Hammer Time
Mars students build for birds
Published:
April 13, 2014
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Mars Elementary school third grader Max Luedtke (center)makes a bluebird box at the school on Thursday April 10, 2014.
Justin Guido / Butler Eagle
ADAMS TWP — Some 270 bluebirds will have students at Mars Elementary School to thank for their cozy new homes this summer.
Third-graders at the school spent a part of their afternoons on Thursday and Friday hammering away at bluebird box kits under the guidance of Randy Pilarcik, a wildlife conservation officer with the state Game Commission's Northwest Region. Each student took their bluebird box home.
Pilarcik, who has helped Mars students build bluebird boxes each year since 2003, showed the students a video about bluebirds before the project began.
They learned the bluebird is a member of the thrush family; the male has a brownish orange chest; they prefer open spaces to wooded property; they are beneficial because they eat the insects that harm farmers' crops; and the house sparrow will invade and destroy a bluebird nest.
Dozens of parents helped the students pound out the project, but were instructed to ditch the directions that came with the pine kits.
“We're going to do it the manly way, right ladies?” Pilarcik said. “We're not going to follow the directions.”
After a brief tutorial in the cafeteria on how to put the six short pine boards together, the hammer-toting students, parents and teachers filed outside to complete their boxes in the bright sunshine.
Caylee Fritsch and her father, Chris, sat on the curb behind the school as they prepared to attach the front of the box to one of its sides. Caylee said she enjoyed the project because she likes birds.
Chris Fritsch said he has seen bluebirds flitting around his house, which is surrounded by farmland. He appreciated the game commission's project at Mars.
“The kids are really excited about it,” Fritsch said. “We're going to put ours in the back yard and hopefully bluebirds will come and live in it.”
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PA Wildlife Conservation officer Randy Pilarcik helps Mars Elementary school third graders make a bluebird box at the school on Thursday April 10, 2014
Justin Guido / Butler Eagle
Molly Homison held a petite pink hammer as her father, Edward, placed the boards in position.
“So far, we haven't hit ourselves with the hammer,” Edward Homison said.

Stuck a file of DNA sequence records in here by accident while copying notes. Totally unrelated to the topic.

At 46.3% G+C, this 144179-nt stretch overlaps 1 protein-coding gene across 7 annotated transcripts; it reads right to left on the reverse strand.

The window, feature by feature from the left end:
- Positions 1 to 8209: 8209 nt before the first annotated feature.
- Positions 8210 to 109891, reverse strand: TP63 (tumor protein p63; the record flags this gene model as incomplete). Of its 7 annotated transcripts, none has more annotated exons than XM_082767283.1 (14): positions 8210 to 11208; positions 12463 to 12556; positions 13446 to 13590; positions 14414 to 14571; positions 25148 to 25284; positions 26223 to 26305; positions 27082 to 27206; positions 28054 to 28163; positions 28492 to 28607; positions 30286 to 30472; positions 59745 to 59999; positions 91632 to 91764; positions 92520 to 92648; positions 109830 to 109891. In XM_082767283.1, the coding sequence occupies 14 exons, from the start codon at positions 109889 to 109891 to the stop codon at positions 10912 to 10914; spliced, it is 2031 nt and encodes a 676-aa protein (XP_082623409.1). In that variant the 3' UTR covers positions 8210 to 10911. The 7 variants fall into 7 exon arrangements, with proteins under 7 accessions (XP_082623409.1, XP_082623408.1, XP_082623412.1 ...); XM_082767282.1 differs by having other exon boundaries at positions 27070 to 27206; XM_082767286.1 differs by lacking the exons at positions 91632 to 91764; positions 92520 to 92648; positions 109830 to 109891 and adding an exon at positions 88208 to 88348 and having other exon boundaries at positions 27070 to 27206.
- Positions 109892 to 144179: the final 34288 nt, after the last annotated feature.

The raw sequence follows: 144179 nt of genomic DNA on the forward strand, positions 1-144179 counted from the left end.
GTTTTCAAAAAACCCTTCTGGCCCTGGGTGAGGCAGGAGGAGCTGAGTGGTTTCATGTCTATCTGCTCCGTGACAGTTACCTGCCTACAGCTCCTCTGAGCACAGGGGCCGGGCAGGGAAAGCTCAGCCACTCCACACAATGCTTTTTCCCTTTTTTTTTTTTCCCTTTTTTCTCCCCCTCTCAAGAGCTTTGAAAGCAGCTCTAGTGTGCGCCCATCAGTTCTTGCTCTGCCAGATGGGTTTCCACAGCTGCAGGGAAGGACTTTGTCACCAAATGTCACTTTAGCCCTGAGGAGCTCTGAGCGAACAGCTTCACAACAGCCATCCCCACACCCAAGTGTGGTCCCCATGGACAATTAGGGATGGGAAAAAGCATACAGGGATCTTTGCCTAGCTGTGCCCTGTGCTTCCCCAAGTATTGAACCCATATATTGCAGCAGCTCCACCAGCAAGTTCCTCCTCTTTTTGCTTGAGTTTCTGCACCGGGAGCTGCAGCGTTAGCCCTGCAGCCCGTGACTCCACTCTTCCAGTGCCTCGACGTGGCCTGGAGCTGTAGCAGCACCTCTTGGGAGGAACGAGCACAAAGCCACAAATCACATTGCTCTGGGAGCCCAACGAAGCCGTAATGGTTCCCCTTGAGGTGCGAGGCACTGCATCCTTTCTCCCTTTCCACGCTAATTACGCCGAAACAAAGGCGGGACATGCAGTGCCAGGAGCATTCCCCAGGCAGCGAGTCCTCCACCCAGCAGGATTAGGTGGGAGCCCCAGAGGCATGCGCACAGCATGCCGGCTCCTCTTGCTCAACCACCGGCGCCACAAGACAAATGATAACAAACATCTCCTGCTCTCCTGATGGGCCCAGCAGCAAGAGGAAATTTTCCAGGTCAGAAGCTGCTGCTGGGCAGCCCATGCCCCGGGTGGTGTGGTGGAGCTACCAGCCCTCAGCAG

Molly was glad to complete a project that would help the bird population. Her father appreciated the educational value of the bluebird box construction.
“It's something fun to do, it helps the environment and the birds, and it makes the kids more aware of their surroundings,” he said.
Kylie Williams and her mother said they will try to attract a bluebird, unlike some students who said they would be happy to have any bird occupy their boxes.
“The bluebirds don't have many houses,” said Kylie.
Pilarcik circulated among the more than 100 falling hammers, helping students and parents put the boxes together.
He said while Western Pennsylvania's bluebird population is fairly stable, it continues to be threatened because it is a cavity nester. He said the holes in old fence posts and trees that nesting bluebirds favor are disappearing through development.
He said any birdhouse with a 1.5-inch entrance hole and a clean-out door can be used for bluebirds. Some diligence is required, as any nest built by a house sparrow must be repeatedly cleaned out of the house.
“The house sparrow will eventually give up, and it might attract a bluebird,” Pilarcik said.
He looks forward to the bluebird box project at Mars, which this year includes the entire third grade instead of just a few classes.

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Mars Elementary school third grader Kyle Williams (left) and Emma Livert with help from Diane Williams make a bluebird box at the school on Thursday April 10, 2014
Justin Guido / Butler Eagle
“I enjoy coming here,” Pilarcik said. “I always get a lot of parent participation.”
Teacher Mark McMonigal said he his colleague, Justin Hartzell, started the program in 2003. He said the project teaches the students about animals, to protect the environment, and to be good citizens of the planet.
“Plus the kids have a lot of fun doing it, which is really the number one reason for me,” McMonigle said.